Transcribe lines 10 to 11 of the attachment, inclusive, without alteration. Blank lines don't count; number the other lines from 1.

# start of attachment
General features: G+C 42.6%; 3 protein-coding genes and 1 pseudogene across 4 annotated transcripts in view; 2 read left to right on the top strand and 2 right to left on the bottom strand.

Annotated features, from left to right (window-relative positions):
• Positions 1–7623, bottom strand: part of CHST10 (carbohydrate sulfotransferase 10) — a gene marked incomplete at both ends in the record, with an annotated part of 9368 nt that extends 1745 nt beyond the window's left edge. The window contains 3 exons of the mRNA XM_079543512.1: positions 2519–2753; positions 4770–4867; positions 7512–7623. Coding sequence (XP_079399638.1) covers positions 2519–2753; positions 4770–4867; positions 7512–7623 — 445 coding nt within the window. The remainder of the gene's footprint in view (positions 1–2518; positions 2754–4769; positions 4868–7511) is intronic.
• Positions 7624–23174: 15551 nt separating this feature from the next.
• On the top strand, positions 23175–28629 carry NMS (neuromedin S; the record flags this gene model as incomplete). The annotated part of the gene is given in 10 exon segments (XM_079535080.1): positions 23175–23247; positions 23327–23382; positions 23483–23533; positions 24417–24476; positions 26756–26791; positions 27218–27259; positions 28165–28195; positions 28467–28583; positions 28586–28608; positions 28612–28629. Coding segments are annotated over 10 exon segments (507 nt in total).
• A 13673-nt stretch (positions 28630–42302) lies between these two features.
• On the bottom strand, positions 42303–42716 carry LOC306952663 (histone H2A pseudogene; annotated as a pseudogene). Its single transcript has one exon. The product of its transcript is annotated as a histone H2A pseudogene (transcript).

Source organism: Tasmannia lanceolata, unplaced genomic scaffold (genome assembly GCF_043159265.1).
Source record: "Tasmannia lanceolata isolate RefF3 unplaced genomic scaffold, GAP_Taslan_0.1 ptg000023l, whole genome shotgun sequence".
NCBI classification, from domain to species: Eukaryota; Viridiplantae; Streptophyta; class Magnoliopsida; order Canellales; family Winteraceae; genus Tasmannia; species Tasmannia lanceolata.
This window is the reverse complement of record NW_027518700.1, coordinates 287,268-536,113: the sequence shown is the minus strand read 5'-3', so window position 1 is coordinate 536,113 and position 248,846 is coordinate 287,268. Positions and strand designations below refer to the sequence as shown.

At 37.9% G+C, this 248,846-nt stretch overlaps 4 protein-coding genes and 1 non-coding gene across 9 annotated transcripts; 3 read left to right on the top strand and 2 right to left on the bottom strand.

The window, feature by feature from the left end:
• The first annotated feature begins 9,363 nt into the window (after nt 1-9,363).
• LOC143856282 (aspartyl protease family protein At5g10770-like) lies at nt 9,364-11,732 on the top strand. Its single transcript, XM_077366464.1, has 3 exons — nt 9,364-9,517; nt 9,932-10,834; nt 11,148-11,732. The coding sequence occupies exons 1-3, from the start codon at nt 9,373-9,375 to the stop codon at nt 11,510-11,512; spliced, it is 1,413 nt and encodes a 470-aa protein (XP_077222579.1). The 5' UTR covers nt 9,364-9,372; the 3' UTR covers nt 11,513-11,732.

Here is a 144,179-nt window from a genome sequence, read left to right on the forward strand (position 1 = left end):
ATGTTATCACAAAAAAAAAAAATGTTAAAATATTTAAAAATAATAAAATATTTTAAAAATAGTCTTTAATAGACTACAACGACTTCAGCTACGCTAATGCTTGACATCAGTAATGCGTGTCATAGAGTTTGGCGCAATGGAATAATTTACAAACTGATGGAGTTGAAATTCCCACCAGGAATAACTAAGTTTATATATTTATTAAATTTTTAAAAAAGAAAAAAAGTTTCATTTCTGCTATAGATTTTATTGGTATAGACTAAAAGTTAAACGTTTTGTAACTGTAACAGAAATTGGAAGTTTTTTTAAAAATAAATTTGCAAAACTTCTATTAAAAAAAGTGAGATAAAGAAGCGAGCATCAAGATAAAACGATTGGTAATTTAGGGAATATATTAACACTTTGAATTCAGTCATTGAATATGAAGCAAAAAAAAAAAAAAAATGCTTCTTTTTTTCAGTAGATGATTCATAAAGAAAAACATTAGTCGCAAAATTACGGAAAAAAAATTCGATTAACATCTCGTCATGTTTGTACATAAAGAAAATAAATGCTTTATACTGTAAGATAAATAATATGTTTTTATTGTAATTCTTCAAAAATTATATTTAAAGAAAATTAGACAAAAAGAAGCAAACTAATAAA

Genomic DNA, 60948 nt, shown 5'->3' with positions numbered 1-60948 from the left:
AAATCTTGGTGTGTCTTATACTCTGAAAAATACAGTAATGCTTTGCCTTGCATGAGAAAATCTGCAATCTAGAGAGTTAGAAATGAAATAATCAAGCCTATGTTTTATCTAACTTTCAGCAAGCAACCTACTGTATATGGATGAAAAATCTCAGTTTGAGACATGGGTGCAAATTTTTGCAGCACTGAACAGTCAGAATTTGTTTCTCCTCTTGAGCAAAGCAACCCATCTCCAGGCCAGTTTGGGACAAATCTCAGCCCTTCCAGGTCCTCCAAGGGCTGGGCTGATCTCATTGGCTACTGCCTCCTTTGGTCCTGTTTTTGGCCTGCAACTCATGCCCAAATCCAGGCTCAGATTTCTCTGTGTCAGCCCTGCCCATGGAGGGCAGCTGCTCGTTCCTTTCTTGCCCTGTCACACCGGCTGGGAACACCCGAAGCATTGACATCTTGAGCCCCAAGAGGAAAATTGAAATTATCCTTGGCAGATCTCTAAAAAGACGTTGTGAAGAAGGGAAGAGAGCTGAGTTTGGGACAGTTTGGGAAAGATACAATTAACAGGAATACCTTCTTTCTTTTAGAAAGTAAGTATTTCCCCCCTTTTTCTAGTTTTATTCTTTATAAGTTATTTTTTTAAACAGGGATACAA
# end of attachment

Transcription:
NCBI classification, from domain to species: Eukaryota; Viridiplantae; Streptophyta; class Magnoliopsida; order Canellales; family Winteraceae; genus Tasmannia; species Tasmannia lanceolata.
This window is the reverse complement of record NW_027518700.1, coordinates 287,268-536,113: the sequence shown is the minus strand read 5'-3', so window position 1 is coordinate 536,113 and position 248,846 is coordinate 287,268. Positions and strand designations below refer to the sequence as shown.